The approval number is derived at the computer center from the same cypher number as the comparison number selected and stored by the unit 77, using the same feedback and cycle-programs, and accordingly there can be equality between the two numbers only if the shift registers at the terminal and center both start with the same setting. The initial setting of the shift register 73 at the terminal is effected by an entry-program unit 78 that enters a l6-digit binary number into the register initially upon each operation of the selection unit 71. The unit 78 and the corresponding entry-program unit at the computer center, may be arranged to enter the same programmed number into their respective registers for each transaction, but it is preferred instead to make the entered number dependent upon the account number of the particular card used for the transaction. The account number as read from the imprint of the card by the photoelectric reader 42 and stored in the store 43 at the terminal, is accordingly conveyed to the unit 78 for use there in deriving the number to be entered. At the center the corresponding entry-program unit, working to the same program as the unit 78, derives the same l6-digit binary number (for entry in its associated register) from the account number as transmitted from the store 43 to the unit 52.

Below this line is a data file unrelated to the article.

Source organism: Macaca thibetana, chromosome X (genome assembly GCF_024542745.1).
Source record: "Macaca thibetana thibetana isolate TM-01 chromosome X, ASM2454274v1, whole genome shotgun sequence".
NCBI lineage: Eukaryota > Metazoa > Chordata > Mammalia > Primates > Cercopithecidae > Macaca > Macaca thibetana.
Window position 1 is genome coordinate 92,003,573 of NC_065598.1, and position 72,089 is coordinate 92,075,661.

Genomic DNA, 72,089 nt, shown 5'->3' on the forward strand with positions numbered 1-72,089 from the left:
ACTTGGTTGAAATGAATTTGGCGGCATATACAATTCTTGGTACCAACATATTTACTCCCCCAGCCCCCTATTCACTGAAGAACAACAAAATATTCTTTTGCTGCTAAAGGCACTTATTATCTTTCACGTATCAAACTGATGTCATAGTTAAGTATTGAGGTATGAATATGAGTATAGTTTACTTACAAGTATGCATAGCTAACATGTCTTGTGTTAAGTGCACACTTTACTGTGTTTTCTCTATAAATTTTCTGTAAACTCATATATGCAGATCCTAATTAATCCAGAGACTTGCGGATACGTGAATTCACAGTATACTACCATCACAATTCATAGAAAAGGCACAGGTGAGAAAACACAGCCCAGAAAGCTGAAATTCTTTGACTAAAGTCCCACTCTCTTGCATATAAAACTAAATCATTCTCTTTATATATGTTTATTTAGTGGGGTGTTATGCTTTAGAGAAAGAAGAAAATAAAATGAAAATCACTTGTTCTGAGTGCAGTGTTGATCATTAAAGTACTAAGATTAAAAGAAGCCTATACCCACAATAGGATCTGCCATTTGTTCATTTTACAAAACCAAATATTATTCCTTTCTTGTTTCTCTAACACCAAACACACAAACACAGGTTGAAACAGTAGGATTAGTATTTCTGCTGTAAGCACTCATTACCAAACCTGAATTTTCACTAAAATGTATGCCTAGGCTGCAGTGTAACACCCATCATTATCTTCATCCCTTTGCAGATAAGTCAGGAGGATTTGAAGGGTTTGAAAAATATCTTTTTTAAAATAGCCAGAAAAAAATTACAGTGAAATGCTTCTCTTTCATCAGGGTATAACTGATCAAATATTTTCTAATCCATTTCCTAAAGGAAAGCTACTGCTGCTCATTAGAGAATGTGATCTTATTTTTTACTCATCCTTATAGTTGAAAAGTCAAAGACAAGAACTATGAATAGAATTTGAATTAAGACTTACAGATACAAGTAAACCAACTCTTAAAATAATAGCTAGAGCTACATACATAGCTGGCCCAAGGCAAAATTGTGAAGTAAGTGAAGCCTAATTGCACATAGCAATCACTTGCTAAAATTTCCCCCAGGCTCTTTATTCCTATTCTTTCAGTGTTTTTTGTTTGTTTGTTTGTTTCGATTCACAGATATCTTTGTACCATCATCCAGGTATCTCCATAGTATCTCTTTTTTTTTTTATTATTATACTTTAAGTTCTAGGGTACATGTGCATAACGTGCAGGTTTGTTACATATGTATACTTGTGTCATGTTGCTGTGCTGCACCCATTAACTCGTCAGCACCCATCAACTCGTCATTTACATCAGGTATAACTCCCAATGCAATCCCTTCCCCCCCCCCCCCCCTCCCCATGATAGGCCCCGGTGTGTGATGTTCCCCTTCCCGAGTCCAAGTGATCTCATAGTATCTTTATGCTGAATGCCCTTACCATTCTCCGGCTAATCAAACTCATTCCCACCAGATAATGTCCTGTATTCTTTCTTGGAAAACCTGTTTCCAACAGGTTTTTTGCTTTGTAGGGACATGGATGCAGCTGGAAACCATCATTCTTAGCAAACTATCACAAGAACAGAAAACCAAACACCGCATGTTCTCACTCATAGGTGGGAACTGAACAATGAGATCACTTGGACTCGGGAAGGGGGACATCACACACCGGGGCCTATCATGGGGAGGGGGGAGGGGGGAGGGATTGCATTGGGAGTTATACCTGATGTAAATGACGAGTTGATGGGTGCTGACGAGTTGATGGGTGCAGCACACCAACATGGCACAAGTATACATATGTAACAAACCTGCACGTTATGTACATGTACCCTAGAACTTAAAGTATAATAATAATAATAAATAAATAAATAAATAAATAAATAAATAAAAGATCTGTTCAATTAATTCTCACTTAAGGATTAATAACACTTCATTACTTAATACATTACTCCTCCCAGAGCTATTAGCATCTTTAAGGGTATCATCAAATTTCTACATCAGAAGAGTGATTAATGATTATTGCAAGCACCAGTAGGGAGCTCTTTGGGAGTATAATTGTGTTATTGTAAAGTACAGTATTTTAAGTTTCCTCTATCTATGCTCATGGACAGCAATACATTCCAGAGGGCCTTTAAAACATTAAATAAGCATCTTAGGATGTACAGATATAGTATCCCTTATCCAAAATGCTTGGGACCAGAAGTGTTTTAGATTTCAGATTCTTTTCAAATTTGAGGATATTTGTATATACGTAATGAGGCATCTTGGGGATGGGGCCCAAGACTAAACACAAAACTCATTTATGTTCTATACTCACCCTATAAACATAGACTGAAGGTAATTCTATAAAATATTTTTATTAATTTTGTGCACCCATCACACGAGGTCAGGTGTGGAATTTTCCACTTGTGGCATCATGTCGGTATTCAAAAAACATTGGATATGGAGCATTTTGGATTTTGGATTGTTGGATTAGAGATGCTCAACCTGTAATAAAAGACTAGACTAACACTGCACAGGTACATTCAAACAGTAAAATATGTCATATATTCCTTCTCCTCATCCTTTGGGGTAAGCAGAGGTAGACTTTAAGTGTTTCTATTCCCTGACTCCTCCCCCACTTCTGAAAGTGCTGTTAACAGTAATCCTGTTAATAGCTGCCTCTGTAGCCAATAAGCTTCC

With the form of customers card described above with reference to FIG. 1, the pulse recordings carried by the highcoercivity magnetic oxide of the coating 2 are masked by noise recorded in the lowcoercivity magnetic oxide. Although the use of magnetic masking in this way provides an element of security it is certainly not an essential. In this latter respect, the coating 2 of the customers card may consist of high-coercivity magnetic oxide alone, the pulse recordings being recorded in this material and being read by the head 31 in checking the authenticity of the card, as before. Although no masking is used in thesecircumstances, the magneticrecording head 30 is preferably retained and energized with alternating current as before, since this ensures that a card cannot satisfy the authenticity check unless it carries magnetic material of sufficiently high coercivity. This applies whether or not the magnetic material on the card carries pulse recordings that would otherwise satisfy the check, since the action of the head 30 is to erase any recorded signal from material having a coercivity less than the predetermined, high value.